tech2 News Staff Dec 27, 2018 08:42:04 IST
In dreams and science fiction shows, zipping from one planet to the next looks pretty straightforward – navigationally speaking.
But the gymnastic finesse that real-life missions demand is a whole different game. Some of these trajectories are made even more complex by the fact that everything in the universe is moving constantly.
In 2021, NASA will launch the Lucy mission – a feat of navigation – to come into close quarters with six different asteroid targets, each in its own orbit around Jupiter over 12 years.
Meet the Trojans
Lucy's target asteroids are clusters of rocks called the "Trojans", thought to be as ancient as the Sun itself. Making a quick stop at our system's Main Belt in 2025, the probe will flex its muscles and carry out a practice run of its instruments before powering through to reach its first four Trojan asteroids by 2027. Over the next five years, Lucy will study these and another pair of asteroids that orbit each other in a different cluster in Jupiter's orbit, winding up its planned mission in 2023.
However, over its 12-year mission, getting Lucy to each of its targets will be enormously complex.
With the solar system constantly in motion, plenty of gravitational forces along the way to tug at the probe (most of all from its target asteroids) and strange comets in-transit through our solar system every now and again, there's a lot that NASA scientists need to account for.
In earlier missions, spacecrafts have done fly-bys and orbits of multiple targets, but Lucy will be the first to bag six fly-bys and four gravity assists in a single mission.
The Flight Dynamics Team at NASA’s Goddard Space Flight Center is tasked with the job of sketching out the mission's wild path.
While fuel-intensive zig-zagging is a definite part of Lucy's flight plan, the NASA team has found a more resourceful means of manoeuvre the bulk of Lucy's mission: gravity assists.
“There are two ways to navigate a mission like Lucy,” Jacob Englander, the optimization technical lead for the Lucy mission, said in a statement.
“You can either burn an enormous amount of propellant and zig-zag your way around trying to find more targets, or you can look for an opportunity where they just all happen to line up perfectly.”
Lucy will be flung into the solar system at a time when it can catch a boost from a unique planetary alignment on its way to Jupiter.
When a planet (or asteroid, in Lucy's case) is far biggest than an approaching probe, the planet doesn't react to the object in any way. Instead, probes like Lucy can enter the gravity wells of these planets, where it will gain speed and reduce its propellant use with every consecutive orbit before it expends its newly-acquired energy from the assist to change its trajectory in a new direction from its original approach.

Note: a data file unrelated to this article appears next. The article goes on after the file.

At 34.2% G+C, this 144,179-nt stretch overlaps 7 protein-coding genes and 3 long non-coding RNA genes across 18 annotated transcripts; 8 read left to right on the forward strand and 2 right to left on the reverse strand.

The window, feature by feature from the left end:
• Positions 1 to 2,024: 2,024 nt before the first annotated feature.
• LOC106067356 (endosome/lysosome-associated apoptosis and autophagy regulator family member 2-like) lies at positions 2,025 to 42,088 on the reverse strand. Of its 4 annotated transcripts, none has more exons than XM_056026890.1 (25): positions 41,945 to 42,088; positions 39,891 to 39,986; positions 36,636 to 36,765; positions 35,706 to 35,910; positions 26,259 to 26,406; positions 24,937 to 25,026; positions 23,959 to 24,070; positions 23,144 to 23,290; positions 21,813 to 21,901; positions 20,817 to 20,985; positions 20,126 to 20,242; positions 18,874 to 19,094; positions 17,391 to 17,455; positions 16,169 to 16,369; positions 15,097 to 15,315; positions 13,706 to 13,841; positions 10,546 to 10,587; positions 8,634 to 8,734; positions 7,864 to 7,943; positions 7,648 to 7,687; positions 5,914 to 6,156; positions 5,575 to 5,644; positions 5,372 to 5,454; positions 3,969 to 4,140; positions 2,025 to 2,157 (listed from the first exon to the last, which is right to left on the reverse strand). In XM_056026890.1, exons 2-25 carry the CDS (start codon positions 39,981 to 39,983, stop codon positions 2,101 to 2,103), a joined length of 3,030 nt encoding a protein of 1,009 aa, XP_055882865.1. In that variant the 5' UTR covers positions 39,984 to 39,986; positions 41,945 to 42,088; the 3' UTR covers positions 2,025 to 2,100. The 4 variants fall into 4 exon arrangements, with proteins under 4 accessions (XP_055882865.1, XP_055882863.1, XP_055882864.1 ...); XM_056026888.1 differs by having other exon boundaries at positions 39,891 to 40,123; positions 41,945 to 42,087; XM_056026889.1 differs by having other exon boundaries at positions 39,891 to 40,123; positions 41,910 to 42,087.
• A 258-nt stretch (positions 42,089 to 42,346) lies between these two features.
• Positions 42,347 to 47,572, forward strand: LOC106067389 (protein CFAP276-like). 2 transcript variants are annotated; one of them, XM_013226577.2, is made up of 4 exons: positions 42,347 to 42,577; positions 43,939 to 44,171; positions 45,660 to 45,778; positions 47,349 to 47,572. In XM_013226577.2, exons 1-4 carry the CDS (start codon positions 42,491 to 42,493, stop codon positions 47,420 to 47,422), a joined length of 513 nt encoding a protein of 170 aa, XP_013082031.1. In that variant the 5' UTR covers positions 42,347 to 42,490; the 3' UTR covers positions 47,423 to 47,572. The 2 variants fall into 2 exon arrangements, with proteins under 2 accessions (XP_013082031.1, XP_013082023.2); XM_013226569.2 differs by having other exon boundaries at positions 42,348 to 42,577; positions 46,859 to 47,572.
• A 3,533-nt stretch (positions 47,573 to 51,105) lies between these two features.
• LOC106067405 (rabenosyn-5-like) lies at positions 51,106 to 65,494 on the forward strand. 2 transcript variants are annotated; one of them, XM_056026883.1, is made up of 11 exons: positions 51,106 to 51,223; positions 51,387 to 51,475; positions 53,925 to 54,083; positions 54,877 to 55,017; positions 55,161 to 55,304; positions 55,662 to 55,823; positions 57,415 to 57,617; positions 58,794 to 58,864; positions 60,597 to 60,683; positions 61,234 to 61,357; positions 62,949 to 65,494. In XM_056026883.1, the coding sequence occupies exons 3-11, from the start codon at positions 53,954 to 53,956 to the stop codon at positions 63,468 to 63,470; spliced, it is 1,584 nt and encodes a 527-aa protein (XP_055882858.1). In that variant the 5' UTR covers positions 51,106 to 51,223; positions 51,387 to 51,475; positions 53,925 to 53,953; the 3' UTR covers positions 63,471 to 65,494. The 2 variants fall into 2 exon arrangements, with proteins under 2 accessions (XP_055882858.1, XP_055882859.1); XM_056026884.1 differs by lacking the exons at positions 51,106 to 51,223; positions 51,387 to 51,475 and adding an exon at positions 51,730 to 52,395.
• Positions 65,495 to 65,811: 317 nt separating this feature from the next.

While its flight path is now mapped, Lucy will need some extra help from mission control as it approaches its targets in the form of "OpNav" or optical navigation.
OpNav will use imagery from the spacecraft's onboard cameras to determine its position relative to its target. This gives the mission's navigation team important measurements to adjust Lucy’s route and make certain that it stays on its intended path. This, NASA will accomplish with the help of KinetX, which has been given the task of handling Lucy's navigation in deep space.
Some of these manoeuvers are tricky, not some are do-or-die critical to the mission as a whole. One such move is Lucy's first encounter with the Trojans.
“(Lucy) must encounter the Trojans at the intersection of the spacecraft and Trojan orbital planes,” Stanbridge said. “Changing the spacecraft orbital plane requires a lot of energy, so the manoeuvres need to be executed at the optimal time to reach to next body while minimizing the fuel cost.”
And if all this doesn't pack enough danger and suspense, there's some amount of uncertainty that just can't be avoided. Lucy pinging data back to Earth can also be interrupted by blackouts that could last up to 30 minutes during some of its more elaborate manoeuvres, Stanbridge said in the statement.
“Other times you could lose communications would be when, for example, the Sun, comes between the Earth tracking station and the spacecraft, where the signal would be degraded by passing through the solar plasma."
The mission team is relying on cutting-edge predictions of the spacecraft's trajectory and quick course-corrections once communications are back online to weather through such events.
A well-deserved retirement
It's going to be a thrilling 12-year journey for Lucy.
And if all goes as planned, the spacecraft already has a pretty chilled-out retirement to look forward to: a whole lot of nothing.
“We’re just going to leave it out there,” Englander said. “We did an analysis to see if it passively hits anything, and looking far into the future, it doesn’t.”
A fitting reward for galavanting around our solar system to find us some answers about its origins, eh?
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